The Command to Love Part 1 of 2

by John Lowe
(Woodruff, S.C.)


Text: “This I command you, to love one another.” (John 15:17 RSV)

Bible Reading: John 15:12-17


Among the great abilities that characterized the life of Jesus was His everlasting determination to practice genuine love toward those who crossed His pathway. If we want to be true followers of Jesus Christ, we too must see life as an opportunity to love, and we must see people as those to whom we have the opportunity of demonstrating genuine Christian love. The message today is about love. It’s the strongest emotion that a person can feel, and the New Testament contains many admonitions to love God and others. It’s what John wrote about in Chapter 15 of his gospel. There it says--

12 “This is my commandment, that you love one another as I have loved you.
13 Greater love has no man than this, that a man lay down his life for his friends.
14 You are my friends if you do what I command you.
15 No longer do I call you servants, for the servant does not know what his master is doing; but I have called you friends, for all that I have heard from my Father I have made known to you.
16 You did not choose me, but I chose you and appointed you that you should go and bear fruit and that your fruit should abide; so that whatever you ask the Father in my name, he may give it to you.
17 This I command you, to love one another.

There are three parts to the message:
1. We are commanded to love.
2. The Greeks used different words to describe different kinds of love.
3. Jesus said, “Love one another, even as I have loved you.”

I want to begin by saying “We are commanded to love.” John, the apostle who called himself, “the disciple whom Jesus loved,” wrote this about God’s love for us:

8 He who does not love does not know God; for God is love.
9 In this the love of God was made manifest among us, that God sent his only Son into the world, so that we might live through him.
10 In this is love, not that we loved God but that he loved us and sent his Son to be the expiation or payment for our sins.
11 Beloved, if God so loved us, we also ought to love one another. (1 John 4:8-11)

The first verse presents us with one of God’s greatest attributes: He is love. But, love is not a definition of God—God is infinitely more—but God is the definition of love. Without Him, love does not exist. God’s love is self-starting, indestructible, undeserved, compassionate, constant, immeasurable, voluntary, and a gift. He did not begin loving at the Cross, nor will He love us more tomorrow than He does today. There is nothing we can do, think, or say that will change His love because there are no surprises for God—He knows us totally and loves us anyway.

The goal of God’s love is to have us with Him throughout eternity. He made this goal possible through Jesus and His sacrifice on the Cross. There are five things about God’s command to love that I want to show you.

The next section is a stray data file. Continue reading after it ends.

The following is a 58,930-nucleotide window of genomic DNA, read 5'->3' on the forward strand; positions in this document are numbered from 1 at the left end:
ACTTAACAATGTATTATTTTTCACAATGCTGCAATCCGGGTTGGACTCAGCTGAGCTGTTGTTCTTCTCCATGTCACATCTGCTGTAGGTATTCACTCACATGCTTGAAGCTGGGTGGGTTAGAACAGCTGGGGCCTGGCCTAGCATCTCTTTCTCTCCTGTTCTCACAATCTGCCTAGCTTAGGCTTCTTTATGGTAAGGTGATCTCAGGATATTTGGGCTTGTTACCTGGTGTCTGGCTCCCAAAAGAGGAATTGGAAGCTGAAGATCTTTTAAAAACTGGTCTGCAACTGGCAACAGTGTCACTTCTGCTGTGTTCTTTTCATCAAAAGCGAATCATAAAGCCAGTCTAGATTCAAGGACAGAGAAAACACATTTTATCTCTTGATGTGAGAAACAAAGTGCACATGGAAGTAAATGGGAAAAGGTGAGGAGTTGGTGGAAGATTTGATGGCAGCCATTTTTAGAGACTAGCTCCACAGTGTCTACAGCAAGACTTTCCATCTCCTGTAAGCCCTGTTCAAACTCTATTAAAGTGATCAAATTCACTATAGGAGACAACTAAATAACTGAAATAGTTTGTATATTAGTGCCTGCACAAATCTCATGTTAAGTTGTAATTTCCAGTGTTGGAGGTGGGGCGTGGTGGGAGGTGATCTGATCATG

THE FIRST IS, WE ARE COMMANDED TO LOVE GOD COMPLETELY. We are to put God first at all times. Matthew puts it this way, “…You shall love the Lord your God with all your heart, and with all your soul, and with all your mind. (Matthew 22:37) Love is evidence of salvation. If you are born again through faith in Jesus Christ, you have His nature within you. Since “God is love,” His children who have His nature should also make His love known to others. The children should be like their Father!

Another thing about God’s command to love is that WE ARE COMMANDED TO LOVE OUR NEIGHBORS AS OURSELVES (MATT 22:39). Most of us have a problem about this point because we don’t love ourselves the way we should. Therefore, we do not have a proper measure by which to know how to truly love our neighbor. Our love for others makes God’s love real and visible to them, so we can better witness to them about Christ. It also makes God real and personal to us. Merely reading in the Bible about God’s love is not enough. We need to experience that love in our heart by sharing it with others. This is what Jesus had to say about it; “You shall love your neighbor as yourself” (Matt. 22:39).

There is another command and perhaps it is the hardest to accept; WE ARE COMMANDED TO LOVE OUR ENEMIES. Most of us have difficulty at this point because we think of love as an emotion, a sentimental attachment, or a romantic attachment. In one of His sermons, Jesus had this to say about loving your enemies.

43 “You have heard that it was said, ‘You shall love your neighbor and hate your enemy.’
44 But I say to you, Love your enemies and pray for those who persecute you,
45 so that you may be sons of your Father who is in

heaven; for he makes his sun rise on the evil and on the good, and sends rain on the just and on the unjust. (Matt. 5:43-45).